As I researched this week’s science column, I thought for a moment I had already written it, because as I Googled the phrase “fight like cats and dogs,” what popped up but…a column from the Regina Leader Post.
That column, by Christalee Froese, which ran July 7, began pretty much exactly the same way I wanted to start this one:
“’They fight like cats and dogs.’
“How many times have you heard that phrase?”
Christalee goes on, “I’ve heard it more than I care to remember, and quite frankly, I was sure the age-old cliché was just plain false,” because, she noted, she grew up with cats and dogs that got along just fine.
Well, now there’s scientific evidence that the “age-old cliché” need not be true (although, as Christalee’s own column goes on to note, sometimes it is–there’s a reason why clichés become clichés!).
(An aside: I searched as best I could on the origin of the phrase “fight like cats and dogs” with no luck, which probably means it’s so obvious it’s been around forever–in other words, it really is an “age-old cliché” [although, come to think of it, isn’t “age-old cliché” itself an age-old cliché’ at this point?]. Certainly it crops up several times in works from the 19th century.)
In a paper just published in the journal Applied Animal Behaviour Science, graduate student Neta-li Feuerstein of the Koret School of Veterinary Medicine in Israel and her advisor, Joseph Terkel of Tel Aviv University, show that dogs and cats can get along just fine under one roof. The key appears to be introducing them to each other at a young age.
They never use the term “fight like cats and dogs,” of course. They put it this way: “interspecific communication between dogs and cats is problematic, stemming from their separate evolutionary development and their different social structures.”
So they set out to find out from people who had successfully joined cats and dogs together in the same household what made “interspecific communication” work in those instances.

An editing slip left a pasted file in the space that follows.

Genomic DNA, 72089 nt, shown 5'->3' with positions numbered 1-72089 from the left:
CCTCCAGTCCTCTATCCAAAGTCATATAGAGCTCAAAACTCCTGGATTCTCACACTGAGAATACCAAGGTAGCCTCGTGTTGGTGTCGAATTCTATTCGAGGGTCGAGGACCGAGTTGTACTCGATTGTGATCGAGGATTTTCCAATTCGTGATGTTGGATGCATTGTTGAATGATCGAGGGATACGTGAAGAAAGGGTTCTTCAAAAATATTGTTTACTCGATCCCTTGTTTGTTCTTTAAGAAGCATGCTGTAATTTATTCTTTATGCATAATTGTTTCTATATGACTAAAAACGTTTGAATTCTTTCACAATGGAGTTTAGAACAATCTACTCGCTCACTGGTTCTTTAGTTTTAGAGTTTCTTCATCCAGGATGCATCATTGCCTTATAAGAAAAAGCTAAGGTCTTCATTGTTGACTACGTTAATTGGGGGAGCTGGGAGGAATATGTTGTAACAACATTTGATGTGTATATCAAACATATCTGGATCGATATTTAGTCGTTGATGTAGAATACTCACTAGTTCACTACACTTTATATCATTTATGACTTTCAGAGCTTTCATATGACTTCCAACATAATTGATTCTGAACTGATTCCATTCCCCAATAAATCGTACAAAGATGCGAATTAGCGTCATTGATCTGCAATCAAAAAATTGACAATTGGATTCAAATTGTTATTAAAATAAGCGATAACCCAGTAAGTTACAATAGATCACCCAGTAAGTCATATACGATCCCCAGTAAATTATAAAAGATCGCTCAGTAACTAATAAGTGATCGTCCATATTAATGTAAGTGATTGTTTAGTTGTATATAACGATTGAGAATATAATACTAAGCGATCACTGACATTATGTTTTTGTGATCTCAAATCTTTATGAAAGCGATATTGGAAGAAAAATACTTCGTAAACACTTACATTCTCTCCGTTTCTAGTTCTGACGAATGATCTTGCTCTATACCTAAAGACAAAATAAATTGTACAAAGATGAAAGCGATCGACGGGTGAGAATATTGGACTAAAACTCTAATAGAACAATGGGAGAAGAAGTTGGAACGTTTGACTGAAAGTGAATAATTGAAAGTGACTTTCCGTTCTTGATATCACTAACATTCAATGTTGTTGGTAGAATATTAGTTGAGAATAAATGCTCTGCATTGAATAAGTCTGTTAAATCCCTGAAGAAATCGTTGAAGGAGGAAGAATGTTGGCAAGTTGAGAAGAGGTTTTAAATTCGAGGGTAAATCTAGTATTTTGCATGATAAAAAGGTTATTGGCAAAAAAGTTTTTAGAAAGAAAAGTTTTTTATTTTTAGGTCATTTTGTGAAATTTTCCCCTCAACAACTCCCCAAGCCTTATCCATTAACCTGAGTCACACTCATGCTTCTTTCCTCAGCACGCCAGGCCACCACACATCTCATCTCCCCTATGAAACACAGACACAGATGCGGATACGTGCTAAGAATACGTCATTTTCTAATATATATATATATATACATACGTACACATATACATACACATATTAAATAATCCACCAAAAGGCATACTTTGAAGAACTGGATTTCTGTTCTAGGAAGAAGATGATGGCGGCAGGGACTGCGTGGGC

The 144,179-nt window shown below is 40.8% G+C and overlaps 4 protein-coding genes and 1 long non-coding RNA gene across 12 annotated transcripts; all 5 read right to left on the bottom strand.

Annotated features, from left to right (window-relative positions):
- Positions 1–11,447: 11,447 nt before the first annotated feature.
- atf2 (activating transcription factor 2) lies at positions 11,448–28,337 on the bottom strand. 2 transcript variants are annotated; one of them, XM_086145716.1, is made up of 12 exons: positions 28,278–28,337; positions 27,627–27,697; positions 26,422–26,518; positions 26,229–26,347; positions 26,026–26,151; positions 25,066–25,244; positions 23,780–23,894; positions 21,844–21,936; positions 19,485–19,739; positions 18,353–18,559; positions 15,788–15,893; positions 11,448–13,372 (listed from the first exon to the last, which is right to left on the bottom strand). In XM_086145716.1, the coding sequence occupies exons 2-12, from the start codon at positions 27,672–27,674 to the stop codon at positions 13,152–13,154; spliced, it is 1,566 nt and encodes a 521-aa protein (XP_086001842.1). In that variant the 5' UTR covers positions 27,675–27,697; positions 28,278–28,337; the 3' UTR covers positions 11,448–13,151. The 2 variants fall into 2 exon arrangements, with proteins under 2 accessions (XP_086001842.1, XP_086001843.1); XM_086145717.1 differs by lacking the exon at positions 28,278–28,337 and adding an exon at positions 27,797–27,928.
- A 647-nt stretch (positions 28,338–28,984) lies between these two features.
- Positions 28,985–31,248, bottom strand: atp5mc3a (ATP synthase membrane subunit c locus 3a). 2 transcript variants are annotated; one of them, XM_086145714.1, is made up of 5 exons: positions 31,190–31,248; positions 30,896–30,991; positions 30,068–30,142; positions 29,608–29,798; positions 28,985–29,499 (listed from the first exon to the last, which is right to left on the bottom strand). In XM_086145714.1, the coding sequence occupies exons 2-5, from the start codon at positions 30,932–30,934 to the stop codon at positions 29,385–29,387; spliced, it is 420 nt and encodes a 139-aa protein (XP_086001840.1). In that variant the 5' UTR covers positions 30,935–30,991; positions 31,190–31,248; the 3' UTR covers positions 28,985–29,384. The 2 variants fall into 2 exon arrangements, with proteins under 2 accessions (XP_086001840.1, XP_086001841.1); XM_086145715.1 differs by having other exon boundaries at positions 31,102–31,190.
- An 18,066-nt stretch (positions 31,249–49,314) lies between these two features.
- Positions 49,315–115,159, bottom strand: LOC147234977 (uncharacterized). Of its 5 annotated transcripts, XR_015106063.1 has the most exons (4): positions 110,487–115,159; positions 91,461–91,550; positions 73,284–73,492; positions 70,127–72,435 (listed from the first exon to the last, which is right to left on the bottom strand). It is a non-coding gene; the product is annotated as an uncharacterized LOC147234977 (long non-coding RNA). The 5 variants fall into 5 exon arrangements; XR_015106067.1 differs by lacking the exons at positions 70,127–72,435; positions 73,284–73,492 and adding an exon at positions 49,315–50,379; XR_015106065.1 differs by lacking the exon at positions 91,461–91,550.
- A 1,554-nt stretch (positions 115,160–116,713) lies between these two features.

To do so, they surveyed 170 Israeli households where cats and dogs lived together. A full two-thirds of those households reported that their cats and dogs got along fine.
Next, Feuerstein and Terkel personally observed cat-dog interactions in 45 of those households.
They found that both cats and dogs were capable of establishing a “relatively positive” relationship with animals of the other species. Gender seemed to have little to do with it, and age (as noted earlier) a lot: things tended to work out best if the animals were introduced when the cat was younger than six months and the dog younger than a year.
Even more interesting than that (which is, after all, just common sense) is that the dogs and cats were able to interpret each other’s very different body languages.
It’s generally thought that a lot of the antipathy between dogs and cats is a result of these different signals. When a dog averts its head, it’s typically expressing submission, but when a cat turns its head away, it may actually be signaling aggression.
An even more classic example: when a dog lashes its tail from side to side, it’s usually happy. When a cat does the same thing, it’s upset.
By studying their video recordings of cat-dog interactions, Feuerstein and Terkel found in peacable households, four times out of five, dogs correctly interpreted cat body language and vice-versa.
Just like children can learn additional languages more easily when they’re young, it appears that young dogs can learn to understand (if not speak) cat, and vice versa.
This might not seem like earth-shattering scientific research, and perhaps it’s not. On the other hand, as the researchers note, “Both species have acquired a global distribution and, in modern times, it has become quite common to find homes with the two species living side by side…A better understanding of the various factors involved in determining the two species’ relationship, should improve the quality of life of these pets, and encourage more people to adopt both cat and dog.”
It should also help save wear and tear on furniture, fragile knick-knacks, and homeowners’ nerves.